Vol 47-Monthly Disaster Review and Outlook

/ / Monthly Disaster Outlook



Statistics of recorded significant disasters in January 2019 are significantly below the average for the previous five-years during the same period. While January saw the ASEAN region only registered a little over half of the number of disasters, as well as significantly lower numbers of affected and internally displaced people, the number of casualties and damaged houses were notably much higher than the previous five-year average, with an almost two-fold number of casualties, and twenty times the number of damaged houses. These high numbers were primarily caused by flooding and rain-induced landslide incidents in South Sulawesi, Indonesia. This unfortunate event was a result of the combination of the prevailing Northeast Monsoon and Tropical Cyclone Riley in Australia, which pulled large masses of rain clouds over several parts of Indonesia.

The number of hydro-meteorological disasters is to be expected for this time of year, and influenced a majority of registered situations. Also as expected, due to the effects of the prevailing Northeast Monsoon, the affected areas were mainly found in the equatorial and southern parts of the ASEAN region. Meanwhile, the northern area is experiencing dry conditions, resulting in haze and hotspot situations. In terms of geophysical hazards, there were 65 recorded earthquakes with a magnitude 5.0 and above during January, and several activities reported on active volcanoes in Indonesia and the Philippines. Fortunately, although there were notable incidents such as the M6.7 earthquake in West Sumba Regency and the eruption of Mt Agung, both in Indonesia, there were no significant effects that constituted a disaster situation.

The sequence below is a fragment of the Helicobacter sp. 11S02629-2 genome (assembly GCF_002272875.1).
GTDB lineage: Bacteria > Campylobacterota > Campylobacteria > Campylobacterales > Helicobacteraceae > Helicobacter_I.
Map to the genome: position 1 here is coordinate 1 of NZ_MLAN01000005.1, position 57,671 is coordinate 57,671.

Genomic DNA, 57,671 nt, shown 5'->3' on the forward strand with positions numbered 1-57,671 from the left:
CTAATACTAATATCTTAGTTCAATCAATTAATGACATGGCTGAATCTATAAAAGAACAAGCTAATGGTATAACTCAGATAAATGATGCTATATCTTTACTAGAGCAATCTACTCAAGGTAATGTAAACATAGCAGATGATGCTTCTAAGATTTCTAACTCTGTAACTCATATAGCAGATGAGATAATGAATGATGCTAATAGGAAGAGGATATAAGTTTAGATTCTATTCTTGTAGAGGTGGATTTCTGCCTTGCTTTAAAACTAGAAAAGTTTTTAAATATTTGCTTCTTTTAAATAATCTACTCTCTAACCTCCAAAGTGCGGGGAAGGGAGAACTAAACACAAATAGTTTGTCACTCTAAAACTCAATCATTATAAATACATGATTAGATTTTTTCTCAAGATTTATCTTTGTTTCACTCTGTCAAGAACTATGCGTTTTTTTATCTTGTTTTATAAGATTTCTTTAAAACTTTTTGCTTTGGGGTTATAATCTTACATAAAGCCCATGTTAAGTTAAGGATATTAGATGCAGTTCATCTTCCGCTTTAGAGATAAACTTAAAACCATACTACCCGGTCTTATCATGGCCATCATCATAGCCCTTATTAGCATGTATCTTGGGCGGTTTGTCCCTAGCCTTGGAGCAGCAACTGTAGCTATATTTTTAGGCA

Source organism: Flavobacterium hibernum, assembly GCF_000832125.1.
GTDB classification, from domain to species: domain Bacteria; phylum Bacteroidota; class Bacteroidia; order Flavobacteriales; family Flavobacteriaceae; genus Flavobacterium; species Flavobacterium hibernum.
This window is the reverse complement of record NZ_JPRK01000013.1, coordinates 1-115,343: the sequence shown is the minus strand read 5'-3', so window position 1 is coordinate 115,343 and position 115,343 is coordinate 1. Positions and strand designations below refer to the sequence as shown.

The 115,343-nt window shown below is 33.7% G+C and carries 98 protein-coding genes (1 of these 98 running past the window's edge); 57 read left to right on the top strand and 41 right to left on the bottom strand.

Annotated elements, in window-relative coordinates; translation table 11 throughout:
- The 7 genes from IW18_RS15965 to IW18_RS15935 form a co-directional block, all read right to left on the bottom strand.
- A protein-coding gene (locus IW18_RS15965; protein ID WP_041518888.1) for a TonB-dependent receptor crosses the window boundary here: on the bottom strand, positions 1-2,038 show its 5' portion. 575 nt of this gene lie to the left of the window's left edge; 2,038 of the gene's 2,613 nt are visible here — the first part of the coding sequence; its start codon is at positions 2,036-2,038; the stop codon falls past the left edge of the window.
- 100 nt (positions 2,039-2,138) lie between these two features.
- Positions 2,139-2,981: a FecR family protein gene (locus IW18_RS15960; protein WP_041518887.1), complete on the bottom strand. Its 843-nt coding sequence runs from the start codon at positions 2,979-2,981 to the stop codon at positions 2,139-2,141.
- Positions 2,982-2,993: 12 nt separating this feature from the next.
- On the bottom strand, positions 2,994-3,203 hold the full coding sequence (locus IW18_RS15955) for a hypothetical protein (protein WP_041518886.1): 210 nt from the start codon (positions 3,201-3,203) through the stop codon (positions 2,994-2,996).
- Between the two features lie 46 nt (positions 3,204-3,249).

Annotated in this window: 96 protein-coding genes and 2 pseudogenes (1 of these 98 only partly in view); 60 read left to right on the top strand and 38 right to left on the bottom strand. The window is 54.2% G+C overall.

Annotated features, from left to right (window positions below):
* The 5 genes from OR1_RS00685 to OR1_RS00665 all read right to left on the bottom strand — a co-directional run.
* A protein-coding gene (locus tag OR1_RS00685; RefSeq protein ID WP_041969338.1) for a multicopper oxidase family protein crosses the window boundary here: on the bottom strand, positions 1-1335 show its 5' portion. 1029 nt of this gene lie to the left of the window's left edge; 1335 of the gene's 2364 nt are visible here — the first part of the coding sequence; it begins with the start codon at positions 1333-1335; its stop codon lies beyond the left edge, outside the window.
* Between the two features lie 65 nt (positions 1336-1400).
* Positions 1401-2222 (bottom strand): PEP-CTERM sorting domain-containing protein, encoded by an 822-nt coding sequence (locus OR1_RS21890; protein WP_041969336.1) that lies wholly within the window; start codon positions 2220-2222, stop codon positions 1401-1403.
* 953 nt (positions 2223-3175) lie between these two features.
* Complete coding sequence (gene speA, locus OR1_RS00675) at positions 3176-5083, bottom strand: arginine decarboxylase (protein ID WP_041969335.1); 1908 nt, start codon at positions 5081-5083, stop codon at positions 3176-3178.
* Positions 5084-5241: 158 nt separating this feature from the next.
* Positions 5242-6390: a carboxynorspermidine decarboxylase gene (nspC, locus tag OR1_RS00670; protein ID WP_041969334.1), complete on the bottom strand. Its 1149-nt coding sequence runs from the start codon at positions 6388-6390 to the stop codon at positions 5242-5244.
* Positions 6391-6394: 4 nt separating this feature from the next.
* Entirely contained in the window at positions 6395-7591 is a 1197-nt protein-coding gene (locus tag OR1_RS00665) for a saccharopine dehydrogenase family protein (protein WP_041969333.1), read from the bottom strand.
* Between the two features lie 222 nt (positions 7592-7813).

The ASEAN Specialised Meteorological Centre is expecting the Northeast Monsoon to persist until March, before entering into the inter-monsoon period in April. With this seasonal setting, the southern parts of the region will continue to experience scattered rain showers, while the northern areas will continue to experience dry conditions. Flood and rain-induced landslides will continue to be threats in the equatorial and southern parts, especially in areas where above-normal rainfall is expected – such as Malaysia, Sumatra, and Kalimantan. The continuous dry conditions and the expected above-normal temperatures in the north will likely exacerbate haze and hotspot situations, especially in the Mekong sub-region (see Figure 1).

Figure 2. The Rainfall and Temperature Outlook for the first half of February displays dry and warm conditions for some areas in the northern part of the region. Similar effects, with possible difference in spatial distribution, are expected to continue until March due to the Northeast Monsoon.

With these potential incidents, the AHA Centre is strengthening its Disaster Monitoring and Analysis Unit through an internship programme. Successful interns will help the Centre in monitoring hazards throughout the region on a daily basis, preparing necessary datasets, and analysing disaster events to support decision-making and drive actions.

Data Sources: ASEAN Disaster Information Network, ASEAN Specialised Meteorological Centre

Written by : Lawrence Anthony Dimailig


AHA Centre’s estimation is based on data and information shared by National Disaster Management Organisations (NDMOs) and other relevant agencies from ASEAN Member States, international organisations and news agencies. Further information on each recorded-significant disaster, description and detail of data and information are available at: http://adinet.ahacentre.org/reports.